Director, Body Dysmorphic Disorder Program, Rhode Island HospitalDirector of Research for Adult Psychiatry, Rhode Island HospitalSenior Research Scientist, Rhode Island Hospital
Katharine Phillips, MD is an internationally recognized expert on body dysmorphic disorder (BDD). She has dedicated her professional life to BDD. Phillips started studying BDD, as well as evaluating and treating people with BDD, more than 20 years ago, before BDD was recognized by most professionals or the public. Her pioneering research and clinical work has identified symptoms of BDD, how BDD affects people’s lives, other problems and symptoms that people with BDD often have, and many other aspects of this disorder. She has done research on identifying and developing effective treatments for BDD—both medication and cognitive-behavioral therapy.
Phillips’ research on BDD has been continuously funded by the National Institute of Mental Health since 1995. She has also conducted research on olfactory reference syndrome, obsessive-compulsive disorder and other disorders. She has more than 250 scientific publications and she has written a number of books on BDD for professionals and the public. She wrote the first and most comprehensive book on BDD, The Broken Mirror: Understanding and Treating Body Dysmorphic Disorder, published by Oxford University Press in 1996. This book was revised and expanded in 2005. In 2009, she published an updated book that is geared more toward the public, Understanding Body Dysmorphic Disorder: An Essential Guide, published by Oxford University Press. Phillips also co-authored a book on BDD and other body image problems in men and boys, The Adonis Complex: How to Identify, Treat, and Prevent Body Obsession in Men and Boys, published by The Free Press in 2002. She is co-author of a cognitive-behavioral therapy manual for therapists to use when treating people with BDD, Cognitive-Behavioral Therapy for Body Dysmorphic Disorder, published in 2012.
To spread the word about BDD to professionals and the public, Phillips has given more than 400 invited presentations around the world and has done hundreds of media interviews. These include interviews in the New York Times, Washington Post, and Time. She has appeared on many radio and television shows, including the Oprah Winfrey Show, the Today show, CNN, Good Morning America, Dateline NBC, National Public Radio and 20/20.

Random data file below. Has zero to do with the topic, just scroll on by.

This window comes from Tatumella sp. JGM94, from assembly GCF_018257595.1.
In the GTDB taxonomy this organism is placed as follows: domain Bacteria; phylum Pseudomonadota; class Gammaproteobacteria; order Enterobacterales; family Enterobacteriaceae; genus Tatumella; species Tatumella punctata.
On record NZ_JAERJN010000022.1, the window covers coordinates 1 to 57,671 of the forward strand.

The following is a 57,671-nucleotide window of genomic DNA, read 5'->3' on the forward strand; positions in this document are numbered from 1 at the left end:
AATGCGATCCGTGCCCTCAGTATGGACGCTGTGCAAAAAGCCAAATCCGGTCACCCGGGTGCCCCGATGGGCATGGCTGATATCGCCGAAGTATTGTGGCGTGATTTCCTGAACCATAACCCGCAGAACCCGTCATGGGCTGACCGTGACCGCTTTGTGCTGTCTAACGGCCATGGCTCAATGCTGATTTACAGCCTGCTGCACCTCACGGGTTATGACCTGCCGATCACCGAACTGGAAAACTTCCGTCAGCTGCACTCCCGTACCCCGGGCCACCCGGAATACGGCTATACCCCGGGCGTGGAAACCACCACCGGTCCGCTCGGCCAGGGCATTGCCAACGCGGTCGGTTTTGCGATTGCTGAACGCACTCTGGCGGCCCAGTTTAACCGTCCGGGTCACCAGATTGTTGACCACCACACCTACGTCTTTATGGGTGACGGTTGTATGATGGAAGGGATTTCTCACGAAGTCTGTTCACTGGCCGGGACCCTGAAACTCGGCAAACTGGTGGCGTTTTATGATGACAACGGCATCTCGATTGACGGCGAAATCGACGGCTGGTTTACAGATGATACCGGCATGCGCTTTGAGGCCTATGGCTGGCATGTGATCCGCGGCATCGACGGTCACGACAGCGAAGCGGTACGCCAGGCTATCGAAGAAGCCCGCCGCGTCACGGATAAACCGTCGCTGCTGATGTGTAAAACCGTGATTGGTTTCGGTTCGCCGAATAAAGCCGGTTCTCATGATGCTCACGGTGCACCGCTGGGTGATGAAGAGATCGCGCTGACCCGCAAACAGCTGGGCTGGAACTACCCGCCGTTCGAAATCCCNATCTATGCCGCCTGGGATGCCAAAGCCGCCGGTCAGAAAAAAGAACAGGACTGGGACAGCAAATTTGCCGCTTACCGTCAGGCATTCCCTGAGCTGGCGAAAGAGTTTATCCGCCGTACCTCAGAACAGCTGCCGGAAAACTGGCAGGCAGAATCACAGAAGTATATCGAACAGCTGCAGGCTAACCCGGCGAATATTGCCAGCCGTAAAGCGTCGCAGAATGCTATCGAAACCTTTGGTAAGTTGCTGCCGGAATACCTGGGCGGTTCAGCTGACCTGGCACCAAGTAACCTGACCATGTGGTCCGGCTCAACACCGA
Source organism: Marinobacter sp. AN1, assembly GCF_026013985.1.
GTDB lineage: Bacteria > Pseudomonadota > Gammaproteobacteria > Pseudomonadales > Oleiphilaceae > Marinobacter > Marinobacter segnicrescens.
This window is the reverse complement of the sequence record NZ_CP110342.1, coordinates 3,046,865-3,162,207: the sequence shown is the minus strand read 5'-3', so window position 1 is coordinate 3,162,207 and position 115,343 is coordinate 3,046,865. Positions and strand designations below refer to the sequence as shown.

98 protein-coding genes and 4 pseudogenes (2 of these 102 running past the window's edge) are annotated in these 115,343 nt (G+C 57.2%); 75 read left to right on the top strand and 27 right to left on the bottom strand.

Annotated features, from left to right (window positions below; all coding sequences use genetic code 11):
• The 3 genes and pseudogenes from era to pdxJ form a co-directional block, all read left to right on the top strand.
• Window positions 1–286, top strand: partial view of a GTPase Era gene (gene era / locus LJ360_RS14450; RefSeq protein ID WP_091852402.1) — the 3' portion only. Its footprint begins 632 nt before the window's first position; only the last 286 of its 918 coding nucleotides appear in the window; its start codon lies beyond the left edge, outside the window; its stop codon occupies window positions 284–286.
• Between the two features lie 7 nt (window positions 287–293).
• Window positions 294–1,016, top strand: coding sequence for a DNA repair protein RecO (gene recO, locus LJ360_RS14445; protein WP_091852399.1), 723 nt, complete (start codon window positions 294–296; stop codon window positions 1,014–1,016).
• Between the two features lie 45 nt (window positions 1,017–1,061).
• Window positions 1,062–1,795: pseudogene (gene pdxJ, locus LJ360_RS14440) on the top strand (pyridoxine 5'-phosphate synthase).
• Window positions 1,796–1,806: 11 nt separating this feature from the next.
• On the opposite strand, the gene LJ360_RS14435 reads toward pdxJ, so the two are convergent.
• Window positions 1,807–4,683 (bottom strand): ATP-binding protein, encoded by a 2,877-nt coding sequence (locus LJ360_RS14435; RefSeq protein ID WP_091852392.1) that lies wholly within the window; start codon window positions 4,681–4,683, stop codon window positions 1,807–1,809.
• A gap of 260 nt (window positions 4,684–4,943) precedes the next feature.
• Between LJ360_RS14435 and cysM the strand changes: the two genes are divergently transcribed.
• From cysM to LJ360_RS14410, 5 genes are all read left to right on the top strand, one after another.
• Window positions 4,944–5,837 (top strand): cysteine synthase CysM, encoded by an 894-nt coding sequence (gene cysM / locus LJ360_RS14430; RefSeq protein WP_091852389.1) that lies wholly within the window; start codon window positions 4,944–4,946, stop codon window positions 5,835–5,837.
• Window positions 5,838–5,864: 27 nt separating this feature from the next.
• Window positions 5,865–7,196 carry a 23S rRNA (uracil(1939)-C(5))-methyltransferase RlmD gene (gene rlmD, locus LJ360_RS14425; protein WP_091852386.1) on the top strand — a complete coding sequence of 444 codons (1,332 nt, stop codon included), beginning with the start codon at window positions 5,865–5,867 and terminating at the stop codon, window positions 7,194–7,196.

Phillips has received numerous honors and awards for her research on BDD, research mentoring and other academic accomplishments, including a Special Presidential Commendation from the American Psychiatric Association for her research on BDD.
Phillips is a member of many editorial boards of professional journals. She is on the scientific advisory boards of the Anxiety Disorders Association of America, the International OCD Foundation and the Canadian Institute for Obsessive Compulsive Disorders. From 2002-2006, she chaired the National Institute of Mental Health’s Interventions Research Review Committee (Scientific Review Group). Phillips is a fellow of the American College of Neuropsychopharmacology, a member of the American College of Psychiatrists and a distinguished fellow of the American Psychiatric Association. She has repeatedly been included in Who’s Who, Castle Connolly’s America’s Top Doctors, and Best Doctors in America.
Phillips is a graduate of Dartmouth College and Dartmouth Medical School. She completed her psychiatry residency at McLean Hospital/Harvard Medical School.
Read Katharine Phillips' curriculum vitae
Listen to a podcast with Katharine Phillips, MD
Rachel Simmons, PhD is a licensed clinical psychologist who received her doctorate at the University of Pennsylvania in 2010. She completed her predoctoral internship at Long Island Jewish Medical Center and her postdoctoral fellowship at New York-Presbyterian Hospital/Weill Cornell Medical College. Simmons specializes in the treatment of anxiety and mood disorders, as well as body image issues such as BDD. She has extensive training in cognitive-behavioral therapy and couples therapy. Simmons’ research background is in the area of relationship health, and she is interested in how close relationships can contribute to the development, maintenance, and treatment of BDD.
Rebecca Swenson, PhD is a staff psychologist at Rhode Island Hospital and an assistant professor (research) at The Warren Alpert Medical School of Brown University. Swenson's specialties include prevention research, intervention development, health disparities and sexual health. She did her undergraduate work at Kalamazoo College in Michigan and her doctorate in clinical psychology at the University at Albany, New York. She completed a postdoctoral fellowship in pediatric psychology in the Brown University department of psychiatry and Human Clinical Psychology Training Consortium. Swenson has been involved in several major projects funded by the National Institute of Mental Health aimed at reducing risk behaviors among adolescents with psychiatric disorders. She has a particular interest in health disparities and the impact of culture and context on engagement in risk behaviors and healthcare-seeking among underrepresented populations.